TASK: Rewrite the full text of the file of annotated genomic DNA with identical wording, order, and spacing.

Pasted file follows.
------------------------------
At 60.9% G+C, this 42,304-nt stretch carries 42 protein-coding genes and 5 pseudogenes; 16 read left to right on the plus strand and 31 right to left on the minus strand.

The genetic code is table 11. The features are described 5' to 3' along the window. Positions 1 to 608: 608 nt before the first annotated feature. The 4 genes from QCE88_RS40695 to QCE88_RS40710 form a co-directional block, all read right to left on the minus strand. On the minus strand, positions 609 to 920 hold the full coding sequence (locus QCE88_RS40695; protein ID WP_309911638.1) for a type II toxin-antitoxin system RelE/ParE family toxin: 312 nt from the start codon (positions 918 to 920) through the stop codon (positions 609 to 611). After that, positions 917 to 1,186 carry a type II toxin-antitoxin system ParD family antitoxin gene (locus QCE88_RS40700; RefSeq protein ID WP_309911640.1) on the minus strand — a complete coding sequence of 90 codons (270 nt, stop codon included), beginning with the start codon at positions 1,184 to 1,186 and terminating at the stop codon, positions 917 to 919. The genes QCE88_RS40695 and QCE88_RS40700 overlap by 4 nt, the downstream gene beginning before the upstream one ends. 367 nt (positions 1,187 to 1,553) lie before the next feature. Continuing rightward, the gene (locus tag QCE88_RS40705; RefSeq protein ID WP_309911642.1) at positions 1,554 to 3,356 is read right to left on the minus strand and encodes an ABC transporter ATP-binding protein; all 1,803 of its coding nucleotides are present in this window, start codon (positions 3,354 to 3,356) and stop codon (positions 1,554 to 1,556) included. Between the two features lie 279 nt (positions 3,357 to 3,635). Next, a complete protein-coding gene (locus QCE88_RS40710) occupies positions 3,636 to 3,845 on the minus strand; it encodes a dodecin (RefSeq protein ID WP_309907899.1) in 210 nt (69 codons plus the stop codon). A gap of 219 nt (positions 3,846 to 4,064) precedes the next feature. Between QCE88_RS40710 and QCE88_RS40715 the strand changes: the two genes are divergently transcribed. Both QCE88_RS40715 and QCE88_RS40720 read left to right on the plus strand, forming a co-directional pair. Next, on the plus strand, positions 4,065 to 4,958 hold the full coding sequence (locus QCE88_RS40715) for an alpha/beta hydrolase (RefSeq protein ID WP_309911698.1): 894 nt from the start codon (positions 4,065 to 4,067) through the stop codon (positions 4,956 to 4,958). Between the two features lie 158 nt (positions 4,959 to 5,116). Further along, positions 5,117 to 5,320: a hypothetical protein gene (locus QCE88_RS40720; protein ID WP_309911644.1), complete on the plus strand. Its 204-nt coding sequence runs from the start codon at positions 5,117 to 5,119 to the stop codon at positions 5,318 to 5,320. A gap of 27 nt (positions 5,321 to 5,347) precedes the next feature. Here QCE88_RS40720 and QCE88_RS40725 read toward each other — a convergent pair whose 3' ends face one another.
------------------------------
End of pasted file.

At 60.9% G+C, this 42,304-nt stretch carries 42 protein-coding genes and 5 pseudogenes; 16 read left to right on the plus strand and 31 right to left on the minus strand.

The genetic code is table 11. The features are described 5' to 3' along the window. Positions 1 to 608: 608 nt before the first annotated feature. The 4 genes from QCE88_RS40695 to QCE88_RS40710 form a co-directional block, all read right to left on the minus strand. On the minus strand, positions 609 to 920 hold the full coding sequence (locus QCE88_RS40695; protein ID WP_309911638.1) for a type II toxin-antitoxin system RelE/ParE family toxin: 312 nt from the start codon (positions 918 to 920) through the stop codon (positions 609 to 611). After that, positions 917 to 1,186 carry a type II toxin-antitoxin system ParD family antitoxin gene (locus QCE88_RS40700; RefSeq protein ID WP_309911640.1) on the minus strand — a complete coding sequence of 90 codons (270 nt, stop codon included), beginning with the start codon at positions 1,184 to 1,186 and terminating at the stop codon, positions 917 to 919. The genes QCE88_RS40695 and QCE88_RS40700 overlap by 4 nt, the downstream gene beginning before the upstream one ends. 367 nt (positions 1,187 to 1,553) lie before the next feature. Continuing rightward, the gene (locus tag QCE88_RS40705; RefSeq protein ID WP_309911642.1) at positions 1,554 to 3,356 is read right to left on the minus strand and encodes an ABC transporter ATP-binding protein; all 1,803 of its coding nucleotides are present in this window, start codon (positions 3,354 to 3,356) and stop codon (positions 1,554 to 1,556) included. Between the two features lie 279 nt (positions 3,357 to 3,635). Next, a complete protein-coding gene (locus QCE88_RS40710) occupies positions 3,636 to 3,845 on the minus strand; it encodes a dodecin (RefSeq protein ID WP_309907899.1) in 210 nt (69 codons plus the stop codon). A gap of 219 nt (positions 3,846 to 4,064) precedes the next feature. Between QCE88_RS40710 and QCE88_RS40715 the strand changes: the two genes are divergently transcribed. Both QCE88_RS40715 and QCE88_RS40720 read left to right on the plus strand, forming a co-directional pair. Next, on the plus strand, positions 4,065 to 4,958 hold the full coding sequence (locus QCE88_RS40715) for an alpha/beta hydrolase (RefSeq protein ID WP_309911698.1): 894 nt from the start codon (positions 4,065 to 4,067) through the stop codon (positions 4,956 to 4,958). Between the two features lie 158 nt (positions 4,959 to 5,116). Further along, positions 5,117 to 5,320: a hypothetical protein gene (locus QCE88_RS40720; protein ID WP_309911644.1), complete on the plus strand. Its 204-nt coding sequence runs from the start codon at positions 5,117 to 5,119 to the stop codon at positions 5,318 to 5,320. A gap of 27 nt (positions 5,321 to 5,347) precedes the next feature. Here QCE88_RS40720 and QCE88_RS40725 read toward each other — a convergent pair whose 3' ends face one another.